This tip for improving your SAT score was provided by Sara Laszlo at Veritas Prep.
While it is possible to study for the SAT, it is impossible to cram for the SAT. Unlike most high school tests, including AP exams, the SAT is not a test of content, which means that last-minute preparation does not help. In fact, students are better off relaxing the night before the exam than doing frantic last-minute practice problems.
SAT preparation should be a gradual process, with hours of practice spread over weeks or even months. To see significant improvement in their scores, students need to change how they take the SAT. Learning new test-taking habits is time-consuming, and students cannot use the same study methods they use for their high school classes. This article explains how to practice for the SAT to improve accuracy, speed, and endurance.
It is imperative to prepare for any standardized test with the most authentic materials possible—ideally, past tests. Using real tests is important, because it familiarizes students with the College Board’s favorite tricks, standard phrasing, and level of difficulty. The College Board publishes a fantastic resource called the Official SAT Study Guide, or “The Big Blue Book.” It contains 10 official SAT exams and is an essential tool for any high school student who is serious about the SAT.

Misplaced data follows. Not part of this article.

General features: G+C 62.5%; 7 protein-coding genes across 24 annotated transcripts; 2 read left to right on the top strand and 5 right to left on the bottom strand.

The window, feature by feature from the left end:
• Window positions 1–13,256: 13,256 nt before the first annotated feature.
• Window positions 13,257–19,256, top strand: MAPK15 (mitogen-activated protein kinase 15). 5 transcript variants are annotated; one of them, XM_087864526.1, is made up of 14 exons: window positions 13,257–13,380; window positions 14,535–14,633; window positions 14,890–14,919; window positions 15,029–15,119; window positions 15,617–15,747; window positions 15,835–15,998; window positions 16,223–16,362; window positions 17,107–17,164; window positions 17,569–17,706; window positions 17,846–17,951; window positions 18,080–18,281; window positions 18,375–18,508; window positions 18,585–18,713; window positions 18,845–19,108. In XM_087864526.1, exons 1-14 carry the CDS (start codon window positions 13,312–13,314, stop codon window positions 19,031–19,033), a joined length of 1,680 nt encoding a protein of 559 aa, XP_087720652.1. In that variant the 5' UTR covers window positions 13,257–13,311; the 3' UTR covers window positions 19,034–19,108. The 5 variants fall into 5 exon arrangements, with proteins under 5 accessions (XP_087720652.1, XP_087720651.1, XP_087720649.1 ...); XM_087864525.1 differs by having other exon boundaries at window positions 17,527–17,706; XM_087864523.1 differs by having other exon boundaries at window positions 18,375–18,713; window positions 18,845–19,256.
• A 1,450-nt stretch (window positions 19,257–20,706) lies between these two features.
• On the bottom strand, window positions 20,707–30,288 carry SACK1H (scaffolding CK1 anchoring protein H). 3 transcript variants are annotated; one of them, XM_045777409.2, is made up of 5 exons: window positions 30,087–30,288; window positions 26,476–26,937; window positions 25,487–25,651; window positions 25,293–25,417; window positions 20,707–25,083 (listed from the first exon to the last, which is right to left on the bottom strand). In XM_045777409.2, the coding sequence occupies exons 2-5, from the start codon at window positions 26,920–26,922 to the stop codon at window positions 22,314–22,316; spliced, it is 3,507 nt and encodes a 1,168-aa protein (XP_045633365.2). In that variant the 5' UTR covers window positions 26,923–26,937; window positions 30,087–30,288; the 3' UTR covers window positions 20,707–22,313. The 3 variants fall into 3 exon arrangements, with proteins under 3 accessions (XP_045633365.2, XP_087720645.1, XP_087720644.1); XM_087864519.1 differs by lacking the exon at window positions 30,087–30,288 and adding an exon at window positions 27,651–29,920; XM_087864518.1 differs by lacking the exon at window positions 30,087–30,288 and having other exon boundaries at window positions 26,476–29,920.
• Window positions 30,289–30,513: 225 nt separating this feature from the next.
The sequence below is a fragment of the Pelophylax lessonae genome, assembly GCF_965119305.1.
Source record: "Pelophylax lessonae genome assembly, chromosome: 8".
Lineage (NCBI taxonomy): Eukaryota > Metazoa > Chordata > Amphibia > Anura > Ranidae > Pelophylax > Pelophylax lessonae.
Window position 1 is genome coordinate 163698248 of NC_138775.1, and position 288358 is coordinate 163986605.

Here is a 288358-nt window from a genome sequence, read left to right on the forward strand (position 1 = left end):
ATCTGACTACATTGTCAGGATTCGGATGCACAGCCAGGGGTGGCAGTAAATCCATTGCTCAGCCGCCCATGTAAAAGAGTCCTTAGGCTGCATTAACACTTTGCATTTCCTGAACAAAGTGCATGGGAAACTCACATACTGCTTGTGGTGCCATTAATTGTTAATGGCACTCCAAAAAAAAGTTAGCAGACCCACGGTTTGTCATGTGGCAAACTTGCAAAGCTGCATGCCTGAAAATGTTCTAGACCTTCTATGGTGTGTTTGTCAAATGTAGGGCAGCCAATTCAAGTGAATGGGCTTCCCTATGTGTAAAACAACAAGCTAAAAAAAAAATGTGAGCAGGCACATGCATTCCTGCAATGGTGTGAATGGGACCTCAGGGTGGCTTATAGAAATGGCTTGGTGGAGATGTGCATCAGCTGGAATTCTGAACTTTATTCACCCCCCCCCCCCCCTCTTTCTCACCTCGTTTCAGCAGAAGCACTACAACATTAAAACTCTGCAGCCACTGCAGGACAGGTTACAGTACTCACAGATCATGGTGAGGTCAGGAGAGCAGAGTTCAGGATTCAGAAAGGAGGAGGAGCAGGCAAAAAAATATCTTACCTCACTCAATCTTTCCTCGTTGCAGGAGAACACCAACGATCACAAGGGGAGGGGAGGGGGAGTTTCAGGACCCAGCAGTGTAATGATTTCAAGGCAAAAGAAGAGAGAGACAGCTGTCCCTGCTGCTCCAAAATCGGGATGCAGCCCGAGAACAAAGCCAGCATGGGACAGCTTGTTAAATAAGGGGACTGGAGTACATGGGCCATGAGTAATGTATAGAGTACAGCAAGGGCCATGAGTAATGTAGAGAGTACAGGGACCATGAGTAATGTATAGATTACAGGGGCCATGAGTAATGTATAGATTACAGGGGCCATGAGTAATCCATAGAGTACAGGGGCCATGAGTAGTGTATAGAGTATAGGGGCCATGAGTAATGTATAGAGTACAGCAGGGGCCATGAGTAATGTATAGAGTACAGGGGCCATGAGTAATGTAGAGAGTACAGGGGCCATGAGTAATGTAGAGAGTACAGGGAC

To see major improvement in their scores, students need to develop three skills: accuracy, speed, and endurance. Each skill requires a different study method.
Practicing test sections slowly helps students improve accuracy. Students should complete each question slowly and carefully, taking time to incorporate SAT strategies. They should feel free to take breaks, check the answers, and refer to study resources. This kind of practice helps students develop new habits and change the way they take the test.
Students should also practice timed test sections to improve their speed. Time management on the SAT is a huge issue for many students and causes a lot of stress. Students have two options for practicing timed sections. They can adhere strictly to the prescribed time limits, or they can time how long it takes them to finish the entire section. The second option is especially good for students who freeze under time pressure, because it helps take away the stress associated with time limits. Students will eventually get faster. This kind of practice should be done closed-book, without breaks or distractions.
The SAT is a long and exhausting exam. Students should build their endurance by completing full-length, timed practice tests throughout their preparation period. Students should try to replicate real test conditions, so no cell phones, no music, and no extra breaks. This kind of practice builds endurance and provides honest feedback in the form of a score. Students should use these scores to gauge their progress and see what they still need to work on.
Students who practice using these three methods become more comfortable with the length of the test, less stressed about the timing of the test, and more confident with their test-taking abilities.
SAT preparation is a long process. Start practicing today.
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